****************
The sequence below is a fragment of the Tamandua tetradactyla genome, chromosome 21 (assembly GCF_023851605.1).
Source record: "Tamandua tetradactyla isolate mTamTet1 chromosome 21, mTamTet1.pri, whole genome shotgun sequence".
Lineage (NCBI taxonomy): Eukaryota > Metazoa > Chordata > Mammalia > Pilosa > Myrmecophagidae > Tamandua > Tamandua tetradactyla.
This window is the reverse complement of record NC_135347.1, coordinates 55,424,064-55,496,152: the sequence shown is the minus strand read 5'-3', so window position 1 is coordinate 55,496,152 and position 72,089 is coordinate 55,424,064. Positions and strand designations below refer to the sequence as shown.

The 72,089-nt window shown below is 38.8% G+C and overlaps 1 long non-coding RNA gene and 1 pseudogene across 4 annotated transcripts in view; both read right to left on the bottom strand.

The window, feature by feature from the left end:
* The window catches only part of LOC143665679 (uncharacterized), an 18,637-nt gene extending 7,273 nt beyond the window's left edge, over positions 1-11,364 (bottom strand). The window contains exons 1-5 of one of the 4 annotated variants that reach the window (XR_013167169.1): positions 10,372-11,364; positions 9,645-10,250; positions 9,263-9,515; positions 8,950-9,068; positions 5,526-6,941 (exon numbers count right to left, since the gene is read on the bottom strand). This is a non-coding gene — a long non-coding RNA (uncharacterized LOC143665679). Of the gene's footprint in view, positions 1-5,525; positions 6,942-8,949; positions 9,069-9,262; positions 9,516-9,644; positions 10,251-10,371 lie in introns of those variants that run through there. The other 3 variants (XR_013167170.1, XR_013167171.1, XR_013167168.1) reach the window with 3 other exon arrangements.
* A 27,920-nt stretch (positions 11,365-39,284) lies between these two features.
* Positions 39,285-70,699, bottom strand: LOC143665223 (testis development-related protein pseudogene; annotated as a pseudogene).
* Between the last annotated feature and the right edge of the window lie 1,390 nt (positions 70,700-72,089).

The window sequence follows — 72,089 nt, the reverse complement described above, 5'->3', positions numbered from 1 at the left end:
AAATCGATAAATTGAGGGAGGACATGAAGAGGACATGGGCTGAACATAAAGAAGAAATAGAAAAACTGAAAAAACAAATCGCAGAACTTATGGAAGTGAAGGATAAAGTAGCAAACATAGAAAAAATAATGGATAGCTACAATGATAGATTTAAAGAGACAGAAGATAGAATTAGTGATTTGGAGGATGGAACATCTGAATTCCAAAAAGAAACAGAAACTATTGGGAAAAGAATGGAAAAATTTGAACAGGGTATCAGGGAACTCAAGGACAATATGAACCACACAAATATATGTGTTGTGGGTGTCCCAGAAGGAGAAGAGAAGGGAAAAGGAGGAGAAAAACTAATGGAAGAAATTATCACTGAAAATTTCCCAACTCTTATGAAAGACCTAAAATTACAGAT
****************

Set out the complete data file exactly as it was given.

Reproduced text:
The sequence below is a fragment of the Tamandua tetradactyla genome, chromosome 21 (assembly GCF_023851605.1).
Source record: "Tamandua tetradactyla isolate mTamTet1 chromosome 21, mTamTet1.pri, whole genome shotgun sequence".
Lineage (NCBI taxonomy): Eukaryota > Metazoa > Chordata > Mammalia > Pilosa > Myrmecophagidae > Tamandua > Tamandua tetradactyla.
This window is the reverse complement of record NC_135347.1, coordinates 55,424,064-55,496,152: the sequence shown is the minus strand read 5'-3', so window position 1 is coordinate 55,496,152 and position 72,089 is coordinate 55,424,064. Positions and strand designations below refer to the sequence as shown.

The 72,089-nt window shown below is 38.8% G+C and overlaps 1 long non-coding RNA gene and 1 pseudogene across 4 annotated transcripts in view; both read right to left on the bottom strand.

The window, feature by feature from the left end:
* The window catches only part of LOC143665679 (uncharacterized), an 18,637-nt gene extending 7,273 nt beyond the window's left edge, over positions 1-11,364 (bottom strand). The window contains exons 1-5 of one of the 4 annotated variants that reach the window (XR_013167169.1): positions 10,372-11,364; positions 9,645-10,250; positions 9,263-9,515; positions 8,950-9,068; positions 5,526-6,941 (exon numbers count right to left, since the gene is read on the bottom strand). This is a non-coding gene — a long non-coding RNA (uncharacterized LOC143665679). Of the gene's footprint in view, positions 1-5,525; positions 6,942-8,949; positions 9,069-9,262; positions 9,516-9,644; positions 10,251-10,371 lie in introns of those variants that run through there. The other 3 variants (XR_013167170.1, XR_013167171.1, XR_013167168.1) reach the window with 3 other exon arrangements.
* A 27,920-nt stretch (positions 11,365-39,284) lies between these two features.
* Positions 39,285-70,699, bottom strand: LOC143665223 (testis development-related protein pseudogene; annotated as a pseudogene).
* Between the last annotated feature and the right edge of the window lie 1,390 nt (positions 70,700-72,089).

The window sequence follows — 72,089 nt, the reverse complement described above, 5'->3', positions numbered from 1 at the left end:
AAATCGATAAATTGAGGGAGGACATGAAGAGGACATGGGCTGAACATAAAGAAGAAATAGAAAAACTGAAAAAACAAATCGCAGAACTTATGGAAGTGAAGGATAAAGTAGCAAACATAGAAAAAATAATGGATAGCTACAATGATAGATTTAAAGAGACAGAAGATAGAATTAGTGATTTGGAGGATGGAACATCTGAATTCCAAAAAGAAACAGAAACTATTGGGAAAAGAATGGAAAAATTTGAACAGGGTATCAGGGAACTCAAGGACAATATGAACCACACAAATATATGTGTTGTGGGTGTCCCAGAAGGAGAAGAGAAGGGAAAAGGAGGAGAAAAACTAATGGAAGAAATTATCACTGAAAATTTCCCAACTCTTATGAAAGACCTAAAATTACAGAT